28-29 May 1900
In late May 1900, the British army was nearing the gold-mining centre of Johannesburg. Across the army's route lay the formidable Klipriversberg Range. In its midst was the position of Doornkop, which the Boers had occupied in force. The British ran up against the Klip River, which lay about four kilometers to the south of Doornkop on 28 May. In preparation for a direct assault, the commander of the cavalry division gave the task of crossing the river and gaining a foothold on the other side to the 1st Mounted Infantry Brigade, which included the Royal Canadian Dragoons and the Canadian Mounted Rifles. Once across, the force fanned out, but then spent a long, unpleasant day and night under Boer fire, in temperatures that fell below freezing after dark.
In the meantime, the British commander-in-chief, Lord Roberts, came to appreciate that there was an alternative to the frontal attack that the Boers anticipated. Instead, he would seize a crossing further down-river to the west and, from there, turn the Boer position from the flank. Units of cavalry began to withdraw from the first position and move to the west on the 29th. The two Canadian units remained temporarily behind to draw Boer fire and deflect the enemy's attention from the flanking manoeuvre taking place south of the river. After enduring about three hours of heavy Boer fire, the Canadian Mounted Rifles finally galloped back across the river, followed soon thereafter by the Dragoons. The two units had played a vital part in the battle, and suffered only light casualties.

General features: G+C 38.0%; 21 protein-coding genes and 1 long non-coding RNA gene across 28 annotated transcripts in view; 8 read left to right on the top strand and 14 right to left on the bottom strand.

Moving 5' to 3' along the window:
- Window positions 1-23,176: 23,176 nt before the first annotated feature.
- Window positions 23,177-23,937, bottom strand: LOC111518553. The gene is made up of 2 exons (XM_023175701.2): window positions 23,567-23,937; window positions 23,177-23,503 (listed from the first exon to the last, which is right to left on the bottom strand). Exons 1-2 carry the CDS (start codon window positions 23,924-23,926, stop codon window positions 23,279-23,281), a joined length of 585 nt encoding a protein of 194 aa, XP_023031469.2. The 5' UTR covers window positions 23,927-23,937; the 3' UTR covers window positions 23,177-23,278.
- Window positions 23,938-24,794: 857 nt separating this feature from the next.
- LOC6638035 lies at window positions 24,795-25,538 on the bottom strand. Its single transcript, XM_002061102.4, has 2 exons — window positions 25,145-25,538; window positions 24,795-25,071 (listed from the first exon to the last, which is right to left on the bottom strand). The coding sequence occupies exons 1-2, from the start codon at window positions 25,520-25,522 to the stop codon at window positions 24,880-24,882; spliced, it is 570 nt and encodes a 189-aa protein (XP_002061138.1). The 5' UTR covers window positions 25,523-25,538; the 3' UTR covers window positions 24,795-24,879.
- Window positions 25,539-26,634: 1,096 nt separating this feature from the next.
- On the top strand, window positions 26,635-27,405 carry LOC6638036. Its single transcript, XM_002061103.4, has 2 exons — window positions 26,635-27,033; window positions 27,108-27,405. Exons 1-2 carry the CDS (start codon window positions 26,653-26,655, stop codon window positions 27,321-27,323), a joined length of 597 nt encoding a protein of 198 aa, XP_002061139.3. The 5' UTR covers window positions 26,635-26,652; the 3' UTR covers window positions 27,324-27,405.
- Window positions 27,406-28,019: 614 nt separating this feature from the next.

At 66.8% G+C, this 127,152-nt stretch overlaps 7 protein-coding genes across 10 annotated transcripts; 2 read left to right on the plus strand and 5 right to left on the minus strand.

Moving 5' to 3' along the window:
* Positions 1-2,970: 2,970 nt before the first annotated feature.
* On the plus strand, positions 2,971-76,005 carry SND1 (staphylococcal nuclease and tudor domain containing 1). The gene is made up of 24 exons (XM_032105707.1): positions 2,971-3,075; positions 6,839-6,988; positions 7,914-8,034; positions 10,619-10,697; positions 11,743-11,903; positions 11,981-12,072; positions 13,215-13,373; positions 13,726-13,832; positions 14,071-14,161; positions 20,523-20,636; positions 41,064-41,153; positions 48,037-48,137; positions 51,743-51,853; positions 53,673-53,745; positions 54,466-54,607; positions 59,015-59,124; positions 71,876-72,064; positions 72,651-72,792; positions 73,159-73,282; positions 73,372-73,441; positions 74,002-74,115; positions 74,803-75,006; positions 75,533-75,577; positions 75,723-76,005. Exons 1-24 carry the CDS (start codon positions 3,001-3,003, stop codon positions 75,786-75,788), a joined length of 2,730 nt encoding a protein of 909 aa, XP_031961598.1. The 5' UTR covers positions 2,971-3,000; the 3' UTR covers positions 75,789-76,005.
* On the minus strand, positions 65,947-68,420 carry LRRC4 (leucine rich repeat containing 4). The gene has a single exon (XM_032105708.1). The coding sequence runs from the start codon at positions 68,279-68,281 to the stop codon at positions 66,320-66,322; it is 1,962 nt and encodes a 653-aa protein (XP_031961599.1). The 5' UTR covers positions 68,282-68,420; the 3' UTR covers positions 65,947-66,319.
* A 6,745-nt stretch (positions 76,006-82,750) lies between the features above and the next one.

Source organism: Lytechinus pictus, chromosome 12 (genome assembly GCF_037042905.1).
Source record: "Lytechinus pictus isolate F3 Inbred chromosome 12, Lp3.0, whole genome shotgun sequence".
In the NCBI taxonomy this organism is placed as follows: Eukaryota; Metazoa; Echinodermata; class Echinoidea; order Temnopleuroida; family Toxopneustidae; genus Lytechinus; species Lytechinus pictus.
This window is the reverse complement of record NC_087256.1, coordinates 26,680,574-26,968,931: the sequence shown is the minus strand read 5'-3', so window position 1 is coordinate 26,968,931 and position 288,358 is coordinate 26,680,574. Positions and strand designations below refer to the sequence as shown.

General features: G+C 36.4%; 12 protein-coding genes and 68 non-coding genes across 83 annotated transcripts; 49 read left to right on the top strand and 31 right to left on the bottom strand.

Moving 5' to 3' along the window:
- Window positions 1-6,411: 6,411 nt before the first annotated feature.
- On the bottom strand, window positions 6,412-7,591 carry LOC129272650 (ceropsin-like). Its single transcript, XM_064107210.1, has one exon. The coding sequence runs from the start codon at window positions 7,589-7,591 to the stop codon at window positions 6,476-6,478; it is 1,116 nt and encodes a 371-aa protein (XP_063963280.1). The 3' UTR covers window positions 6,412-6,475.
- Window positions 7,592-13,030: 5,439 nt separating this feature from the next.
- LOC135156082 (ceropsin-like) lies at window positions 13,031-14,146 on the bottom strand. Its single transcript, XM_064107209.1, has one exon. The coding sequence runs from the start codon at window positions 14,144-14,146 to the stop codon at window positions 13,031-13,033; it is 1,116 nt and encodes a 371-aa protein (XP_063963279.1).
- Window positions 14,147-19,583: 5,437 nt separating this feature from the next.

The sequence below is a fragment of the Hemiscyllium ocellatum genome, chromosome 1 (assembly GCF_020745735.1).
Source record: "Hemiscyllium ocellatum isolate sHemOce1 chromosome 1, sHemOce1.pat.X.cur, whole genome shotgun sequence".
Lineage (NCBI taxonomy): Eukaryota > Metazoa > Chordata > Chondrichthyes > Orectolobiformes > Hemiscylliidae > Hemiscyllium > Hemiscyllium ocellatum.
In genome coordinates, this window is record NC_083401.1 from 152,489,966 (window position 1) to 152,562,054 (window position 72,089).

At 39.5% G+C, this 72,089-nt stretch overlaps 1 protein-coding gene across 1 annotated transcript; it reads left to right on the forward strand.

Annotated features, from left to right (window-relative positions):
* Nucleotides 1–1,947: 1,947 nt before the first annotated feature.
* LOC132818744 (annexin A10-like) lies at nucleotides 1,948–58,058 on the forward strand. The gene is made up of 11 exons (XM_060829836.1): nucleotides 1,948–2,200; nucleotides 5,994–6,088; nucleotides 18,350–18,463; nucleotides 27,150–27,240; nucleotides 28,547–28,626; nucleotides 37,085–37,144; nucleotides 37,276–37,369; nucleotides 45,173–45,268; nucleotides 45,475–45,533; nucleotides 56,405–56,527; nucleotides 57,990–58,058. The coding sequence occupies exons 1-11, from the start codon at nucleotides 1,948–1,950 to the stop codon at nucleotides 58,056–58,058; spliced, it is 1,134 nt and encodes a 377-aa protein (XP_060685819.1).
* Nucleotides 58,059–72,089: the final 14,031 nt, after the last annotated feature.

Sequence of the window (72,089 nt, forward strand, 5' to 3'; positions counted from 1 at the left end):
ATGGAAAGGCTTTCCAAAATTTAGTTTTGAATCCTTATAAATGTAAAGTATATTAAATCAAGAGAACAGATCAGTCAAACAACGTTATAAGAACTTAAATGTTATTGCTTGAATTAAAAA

The cavalry succeeded in seizing a new crossing of the river to the west, but it was still be up to the infantry, including the 2nd Battalion, Royal Canadian Regiment of Infantry, to advance and attack Doornkop (See map). As part of the general attack, the Canadian infantry moved forward over a low ridge and up a long slope under fire the whole way. The Boers had set fire to the brush and for part of the distance the troops had to run through flames, while the smoke made navigation and control difficult. By clever use of the ground, aided by the aggressive support of the battalion machine gun section, the Canadians captured their objective with losses of only seven men wounded. The bulk of the fighting in taking Doornkop had been undertaken by a British unit, the Gordon Highlanders, which sustained heavy casualties.
The action at Doornkop was the only time during the war that units of Canada's first and second contingents fought together. Their success indicates the high level of efficiency the units had reached by this stage of the war.